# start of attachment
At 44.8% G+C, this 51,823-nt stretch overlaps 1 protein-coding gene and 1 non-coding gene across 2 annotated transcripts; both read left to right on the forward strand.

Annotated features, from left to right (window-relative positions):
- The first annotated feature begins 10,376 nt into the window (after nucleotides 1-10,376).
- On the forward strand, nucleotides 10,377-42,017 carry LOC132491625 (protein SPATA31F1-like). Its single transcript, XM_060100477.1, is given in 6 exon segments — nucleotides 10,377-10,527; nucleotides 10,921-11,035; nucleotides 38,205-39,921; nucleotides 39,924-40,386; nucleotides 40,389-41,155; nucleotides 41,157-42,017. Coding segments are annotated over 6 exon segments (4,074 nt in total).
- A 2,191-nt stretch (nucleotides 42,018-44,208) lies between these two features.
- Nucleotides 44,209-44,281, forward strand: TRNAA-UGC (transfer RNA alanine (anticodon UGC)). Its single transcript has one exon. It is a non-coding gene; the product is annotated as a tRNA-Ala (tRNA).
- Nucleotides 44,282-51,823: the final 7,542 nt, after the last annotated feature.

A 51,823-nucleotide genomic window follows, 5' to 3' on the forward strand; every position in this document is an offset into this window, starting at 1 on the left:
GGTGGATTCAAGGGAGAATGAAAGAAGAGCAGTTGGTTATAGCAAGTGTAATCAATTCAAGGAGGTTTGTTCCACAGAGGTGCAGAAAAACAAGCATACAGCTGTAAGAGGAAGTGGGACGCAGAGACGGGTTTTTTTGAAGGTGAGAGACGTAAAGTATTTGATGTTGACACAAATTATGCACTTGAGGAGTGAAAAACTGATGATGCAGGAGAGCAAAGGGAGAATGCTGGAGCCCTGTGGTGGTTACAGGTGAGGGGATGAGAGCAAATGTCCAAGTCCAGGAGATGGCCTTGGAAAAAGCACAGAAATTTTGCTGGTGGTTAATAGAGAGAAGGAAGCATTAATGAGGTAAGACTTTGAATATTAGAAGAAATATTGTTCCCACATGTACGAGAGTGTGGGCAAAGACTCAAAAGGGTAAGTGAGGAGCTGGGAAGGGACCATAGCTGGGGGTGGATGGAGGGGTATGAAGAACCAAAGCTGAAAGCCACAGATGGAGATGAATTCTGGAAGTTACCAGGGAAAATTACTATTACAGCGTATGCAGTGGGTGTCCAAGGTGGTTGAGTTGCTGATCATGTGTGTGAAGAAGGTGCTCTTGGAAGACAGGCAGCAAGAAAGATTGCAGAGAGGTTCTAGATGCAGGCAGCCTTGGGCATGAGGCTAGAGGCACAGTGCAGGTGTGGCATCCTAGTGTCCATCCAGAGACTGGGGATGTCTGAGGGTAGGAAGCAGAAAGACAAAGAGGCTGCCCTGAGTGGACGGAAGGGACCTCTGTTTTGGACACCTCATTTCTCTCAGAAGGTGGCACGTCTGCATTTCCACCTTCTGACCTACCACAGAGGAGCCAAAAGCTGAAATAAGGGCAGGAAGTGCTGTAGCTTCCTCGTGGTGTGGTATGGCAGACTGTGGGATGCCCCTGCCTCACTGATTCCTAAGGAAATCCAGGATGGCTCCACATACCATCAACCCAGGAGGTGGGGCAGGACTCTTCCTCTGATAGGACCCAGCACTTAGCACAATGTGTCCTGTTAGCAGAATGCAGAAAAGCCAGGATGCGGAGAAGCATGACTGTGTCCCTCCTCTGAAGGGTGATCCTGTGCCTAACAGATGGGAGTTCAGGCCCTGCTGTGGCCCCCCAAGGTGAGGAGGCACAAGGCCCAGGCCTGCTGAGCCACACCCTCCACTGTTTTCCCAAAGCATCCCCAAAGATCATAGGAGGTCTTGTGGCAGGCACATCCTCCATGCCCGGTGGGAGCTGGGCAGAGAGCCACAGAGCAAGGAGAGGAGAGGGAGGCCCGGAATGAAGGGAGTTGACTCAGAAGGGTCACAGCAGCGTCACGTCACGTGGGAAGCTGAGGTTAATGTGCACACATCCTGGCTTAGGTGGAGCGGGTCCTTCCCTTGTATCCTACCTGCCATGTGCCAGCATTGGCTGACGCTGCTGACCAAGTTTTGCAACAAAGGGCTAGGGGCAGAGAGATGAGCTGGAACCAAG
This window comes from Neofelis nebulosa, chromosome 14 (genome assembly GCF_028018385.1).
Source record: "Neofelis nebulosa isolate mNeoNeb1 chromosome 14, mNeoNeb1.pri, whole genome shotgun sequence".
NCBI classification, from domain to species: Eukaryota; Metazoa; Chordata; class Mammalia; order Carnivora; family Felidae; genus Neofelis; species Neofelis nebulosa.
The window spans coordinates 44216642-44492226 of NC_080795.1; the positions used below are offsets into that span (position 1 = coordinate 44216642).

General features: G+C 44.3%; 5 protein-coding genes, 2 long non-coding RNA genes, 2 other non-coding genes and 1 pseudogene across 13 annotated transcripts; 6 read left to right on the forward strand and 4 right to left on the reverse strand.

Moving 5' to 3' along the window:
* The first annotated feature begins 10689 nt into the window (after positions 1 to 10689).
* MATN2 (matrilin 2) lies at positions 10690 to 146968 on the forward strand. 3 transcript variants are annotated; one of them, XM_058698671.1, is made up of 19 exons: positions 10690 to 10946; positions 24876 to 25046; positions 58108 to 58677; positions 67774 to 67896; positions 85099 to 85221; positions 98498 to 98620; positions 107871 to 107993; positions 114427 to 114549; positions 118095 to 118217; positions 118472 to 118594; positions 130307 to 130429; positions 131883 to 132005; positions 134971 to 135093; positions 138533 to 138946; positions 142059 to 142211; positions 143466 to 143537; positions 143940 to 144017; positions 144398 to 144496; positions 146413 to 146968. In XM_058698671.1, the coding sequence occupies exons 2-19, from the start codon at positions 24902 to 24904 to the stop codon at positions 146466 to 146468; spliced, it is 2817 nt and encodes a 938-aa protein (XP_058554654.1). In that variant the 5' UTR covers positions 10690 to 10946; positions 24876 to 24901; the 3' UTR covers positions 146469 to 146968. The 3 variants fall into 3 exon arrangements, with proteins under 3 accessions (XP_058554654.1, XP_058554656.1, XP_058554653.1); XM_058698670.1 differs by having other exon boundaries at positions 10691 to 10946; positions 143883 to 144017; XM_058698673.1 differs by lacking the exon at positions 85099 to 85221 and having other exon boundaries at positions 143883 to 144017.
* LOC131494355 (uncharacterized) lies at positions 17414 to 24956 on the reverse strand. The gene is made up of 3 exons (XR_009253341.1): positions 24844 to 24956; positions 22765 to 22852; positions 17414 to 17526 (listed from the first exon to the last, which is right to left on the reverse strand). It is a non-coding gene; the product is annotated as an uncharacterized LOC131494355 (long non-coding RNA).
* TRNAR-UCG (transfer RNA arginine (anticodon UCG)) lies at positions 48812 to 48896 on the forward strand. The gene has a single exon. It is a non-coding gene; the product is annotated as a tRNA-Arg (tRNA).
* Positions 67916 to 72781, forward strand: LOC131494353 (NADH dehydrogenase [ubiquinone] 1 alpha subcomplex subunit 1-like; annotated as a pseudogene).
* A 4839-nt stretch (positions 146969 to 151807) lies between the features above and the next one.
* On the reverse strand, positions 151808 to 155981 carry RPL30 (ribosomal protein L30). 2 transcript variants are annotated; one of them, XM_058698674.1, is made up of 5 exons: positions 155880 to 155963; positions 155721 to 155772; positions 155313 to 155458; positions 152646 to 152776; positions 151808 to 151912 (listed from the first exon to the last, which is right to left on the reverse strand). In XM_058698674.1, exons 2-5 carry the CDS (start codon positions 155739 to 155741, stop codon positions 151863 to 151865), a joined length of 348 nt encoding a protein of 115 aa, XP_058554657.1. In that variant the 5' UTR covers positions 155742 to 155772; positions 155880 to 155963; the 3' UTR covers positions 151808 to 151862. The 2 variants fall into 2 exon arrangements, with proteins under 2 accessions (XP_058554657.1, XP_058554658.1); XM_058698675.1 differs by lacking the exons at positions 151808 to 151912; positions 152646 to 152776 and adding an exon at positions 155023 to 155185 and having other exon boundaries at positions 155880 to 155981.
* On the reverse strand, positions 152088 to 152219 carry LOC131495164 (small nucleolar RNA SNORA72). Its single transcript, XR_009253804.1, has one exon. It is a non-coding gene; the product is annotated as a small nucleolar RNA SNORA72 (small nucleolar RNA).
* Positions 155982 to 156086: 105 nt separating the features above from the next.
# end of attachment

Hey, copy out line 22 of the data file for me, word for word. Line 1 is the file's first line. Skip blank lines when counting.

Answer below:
* On the reverse strand, positions 151808 to 155981 carry RPL30 (ribosomal protein L30). 2 transcript variants are annotated; one of them, XM_058698674.1, is made up of 5 exons: positions 155880 to 155963; positions 155721 to 155772; positions 155313 to 155458; positions 152646 to 152776; positions 151808 to 151912 (listed from the first exon to the last, which is right to left on the reverse strand). In XM_058698674.1, exons 2-5 carry the CDS (start codon positions 155739 to 155741, stop codon positions 151863 to 151865), a joined length of 348 nt encoding a protein of 115 aa, XP_058554657.1. In that variant the 5' UTR covers positions 155742 to 155772; positions 155880 to 155963; the 3' UTR covers positions 151808 to 151862. The 2 variants fall into 2 exon arrangements, with proteins under 2 accessions (XP_058554657.1, XP_058554658.1); XM_058698675.1 differs by lacking the exons at positions 151808 to 151912; positions 152646 to 152776 and adding an exon at positions 155023 to 155185 and having other exon boundaries at positions 155880 to 155981.